Buff utterances range from lackluster to powerful

On the low end of power, you have things like the Phrase of Balance, which gives a +4 bonus to bull rush and trip resistance, and can let you stand up from prone as a free action. In the middle, you have things like the Phrase of Perfection (+2 to 9 bonus to one stat), the Phrase of Flight (grants a fly speed (average) that's anywhere from the same as land speed to triple land speed), or the Phrase of Battle (+1 to 11 bonus to melee attack and damage rolls). At the high end, there's the Phrase of Temporal Acceleration (for 5 rounds, the target gets an extra standard or full-round action). There are a few 'utility' utterances that are cool, but hardly game-breaking. The Syllable of Death is a free raise dead without negative levels, xp costs, or material components, and the Syllable of Tesseract is teleport, but with no range limit and the ability to teleport places you've never been. The Phrase of Temporal Acceleration might cause some action economy issues, but there's really nothing here that would break a game in the way that high-level wizards can.

There are two kinds of incantations: interesting, and wish

Most of the incantations give random-seeming spell effects that generally look pretty interesting. There's an incantation that works like passwall, one that's like purify food and drink, one that's like heat metal, and even one that makes it snow in a 10 foot radius. Generally, you get any particular effect either at the same time as a primary caster, or a few levels later.

There are two incantation which break this pattern, Rebuild the Dweomer and Rewrite the World. Rebuild the Dweomer lets you restore a magic item to whatever state it was in 1 round ago. This lets you recharge a wand, undrink a potion, or un-wish a ring of three wishes. I shudder to think of what you could do with a Thought Bottle. With this incantation and a scroll of simulacrum, true ressurection, or wish, you can end up with an unending supply of powerful magic.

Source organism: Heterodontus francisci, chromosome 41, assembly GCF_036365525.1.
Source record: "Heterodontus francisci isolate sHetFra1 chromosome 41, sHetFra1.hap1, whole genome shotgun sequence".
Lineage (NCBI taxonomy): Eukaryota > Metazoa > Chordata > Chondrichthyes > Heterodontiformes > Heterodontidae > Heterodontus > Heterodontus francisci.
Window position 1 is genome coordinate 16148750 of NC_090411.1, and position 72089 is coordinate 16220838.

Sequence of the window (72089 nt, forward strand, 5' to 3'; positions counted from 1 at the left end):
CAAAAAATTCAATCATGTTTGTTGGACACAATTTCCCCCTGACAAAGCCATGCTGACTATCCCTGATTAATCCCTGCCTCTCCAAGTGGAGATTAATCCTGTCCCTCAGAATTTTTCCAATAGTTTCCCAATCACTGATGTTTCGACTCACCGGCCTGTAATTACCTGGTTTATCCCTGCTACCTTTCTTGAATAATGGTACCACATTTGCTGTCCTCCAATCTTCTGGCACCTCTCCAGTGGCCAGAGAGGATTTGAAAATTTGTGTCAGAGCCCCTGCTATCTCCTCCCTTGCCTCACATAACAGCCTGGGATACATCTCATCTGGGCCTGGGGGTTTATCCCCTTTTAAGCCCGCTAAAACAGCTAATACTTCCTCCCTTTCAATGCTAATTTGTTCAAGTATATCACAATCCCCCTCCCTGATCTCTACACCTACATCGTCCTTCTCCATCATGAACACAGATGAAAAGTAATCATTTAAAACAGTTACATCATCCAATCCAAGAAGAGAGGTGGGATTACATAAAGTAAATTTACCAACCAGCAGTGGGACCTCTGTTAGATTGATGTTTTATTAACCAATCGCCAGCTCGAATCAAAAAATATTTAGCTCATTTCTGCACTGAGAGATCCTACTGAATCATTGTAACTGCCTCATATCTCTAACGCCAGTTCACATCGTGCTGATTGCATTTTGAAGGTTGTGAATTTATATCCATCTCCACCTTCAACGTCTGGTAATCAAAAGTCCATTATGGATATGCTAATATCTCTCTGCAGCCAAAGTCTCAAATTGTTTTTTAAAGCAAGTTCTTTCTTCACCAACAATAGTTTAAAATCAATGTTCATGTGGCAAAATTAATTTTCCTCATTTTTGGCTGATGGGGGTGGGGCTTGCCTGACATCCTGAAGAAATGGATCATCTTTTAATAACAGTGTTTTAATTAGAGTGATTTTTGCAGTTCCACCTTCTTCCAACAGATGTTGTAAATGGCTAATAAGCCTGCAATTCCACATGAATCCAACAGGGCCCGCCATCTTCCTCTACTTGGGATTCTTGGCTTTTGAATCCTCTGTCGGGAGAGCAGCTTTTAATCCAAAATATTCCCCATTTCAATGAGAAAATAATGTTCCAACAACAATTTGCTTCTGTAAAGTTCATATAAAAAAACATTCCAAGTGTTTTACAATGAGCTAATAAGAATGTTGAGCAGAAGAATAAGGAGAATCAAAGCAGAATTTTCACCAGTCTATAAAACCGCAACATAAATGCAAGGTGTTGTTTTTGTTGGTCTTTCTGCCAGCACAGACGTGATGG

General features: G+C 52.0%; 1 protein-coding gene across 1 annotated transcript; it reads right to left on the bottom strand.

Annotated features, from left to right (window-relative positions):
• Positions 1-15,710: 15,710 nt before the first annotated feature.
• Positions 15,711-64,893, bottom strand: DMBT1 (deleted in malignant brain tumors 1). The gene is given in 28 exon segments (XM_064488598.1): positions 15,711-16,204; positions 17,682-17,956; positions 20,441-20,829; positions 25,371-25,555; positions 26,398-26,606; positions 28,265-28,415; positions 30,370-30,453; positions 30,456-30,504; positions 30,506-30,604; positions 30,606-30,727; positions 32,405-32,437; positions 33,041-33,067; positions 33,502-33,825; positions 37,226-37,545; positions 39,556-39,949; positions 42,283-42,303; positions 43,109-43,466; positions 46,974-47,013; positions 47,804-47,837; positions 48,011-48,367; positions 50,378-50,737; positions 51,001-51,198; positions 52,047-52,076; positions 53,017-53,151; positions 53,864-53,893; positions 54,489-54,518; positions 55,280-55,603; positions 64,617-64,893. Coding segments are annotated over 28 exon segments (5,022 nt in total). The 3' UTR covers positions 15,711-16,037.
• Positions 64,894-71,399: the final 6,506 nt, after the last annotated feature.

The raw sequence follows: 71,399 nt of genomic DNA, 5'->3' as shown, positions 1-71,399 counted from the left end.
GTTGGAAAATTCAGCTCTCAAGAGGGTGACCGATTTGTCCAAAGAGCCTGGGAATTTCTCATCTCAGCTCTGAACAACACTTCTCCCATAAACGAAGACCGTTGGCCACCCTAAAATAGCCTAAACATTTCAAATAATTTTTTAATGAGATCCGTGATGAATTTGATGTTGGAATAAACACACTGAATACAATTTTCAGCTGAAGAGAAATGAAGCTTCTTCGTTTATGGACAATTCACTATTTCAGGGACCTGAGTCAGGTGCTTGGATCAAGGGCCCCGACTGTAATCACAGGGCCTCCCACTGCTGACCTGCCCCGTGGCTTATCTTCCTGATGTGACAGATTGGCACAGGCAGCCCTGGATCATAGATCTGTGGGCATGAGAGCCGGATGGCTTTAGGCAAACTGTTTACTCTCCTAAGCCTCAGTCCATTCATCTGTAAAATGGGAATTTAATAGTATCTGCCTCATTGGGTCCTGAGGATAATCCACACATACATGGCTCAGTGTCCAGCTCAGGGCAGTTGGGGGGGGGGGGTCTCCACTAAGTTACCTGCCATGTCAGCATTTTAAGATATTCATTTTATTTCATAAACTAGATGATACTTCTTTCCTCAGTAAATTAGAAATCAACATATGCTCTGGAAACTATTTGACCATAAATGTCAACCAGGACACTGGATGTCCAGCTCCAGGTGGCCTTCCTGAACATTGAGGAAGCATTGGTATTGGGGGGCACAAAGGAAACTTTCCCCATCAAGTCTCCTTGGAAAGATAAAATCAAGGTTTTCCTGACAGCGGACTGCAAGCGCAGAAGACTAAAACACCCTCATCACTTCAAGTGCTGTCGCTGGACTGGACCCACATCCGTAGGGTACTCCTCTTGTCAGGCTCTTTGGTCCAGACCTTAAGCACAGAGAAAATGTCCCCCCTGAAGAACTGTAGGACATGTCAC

The other incantation that breaks this pattern is even more powerful: Rewrite the World. Rewrite the World is a DC 60 incantation that replicates wish, without the normal costs associated with it. Every time you use it, it gives you a -5 to further Truename checks that day. With a +62 to your Truename check, this means that you can have 3 wishes per day before you have to seriously worry about failing a check. If you can get by the 'no magic item or spell bonuses to your truespeak checks', which I'd almost guarantee is possible given the size of the 3.5 ruleset, you can make wishes all day long. This incantation establishes a minimum tier of 2 once the truenamer hits level 16.

Recitations are interesting, cost too much to be game-breaking

Recitations are compared with martial stances from the Tome of Battle, and they work pretty similarly. The one big issue is that you generally can't use other truenamer powers while using a recitation, so even the more powerful ones aren't going to be that great. For example: You need to be a 10th level truenamer in order to learn Recitation of the Untouched Snow (invisibility at DC 25, greater invisibility at 41), which limits how much power you can get out of permanent invisibilty. On of the recitations, the Recitation of the Unclouded Eye, is basically essential (truenamers get it as a class feature, though lexeme's don't). It lets you know the HP of anyone you can see, thus letting oyu know if your utterances are going to work. On of the more interesting ones gives fast healing 5 (up to 10 with augmentation), but that's not enough to make a big difference in combat, so it basically just saves you some low-level healing spells.

To compare the TWWW Truenamer and Lexeme to the original tier system description of Tier 3:

Tier 3: Capable of doing one thing quite well, while still being useful when that one thing is inappropriate, or capable of doing all things, but not as well as classes that specialize in that area. Occasionally has a mechanical ability that can solve an encounter, but this is relatively rare and easy to deal with. Challenging such a character takes some thought from the DM, but isn't too difficult. Will outshine any Tier 5s in the party much of the time.

Generally, truenamers are pretty versatile, low-power spellcasters. A creative or optimization-focused player will be able to do some really awesome things, and even a low-op player will be able to make certain expensive tasks trivial. If you were to add a truenamer to an existing party, they would probably gravitate to a support/utility caster role, while still being able to dish out a little bit of damage in a pinch.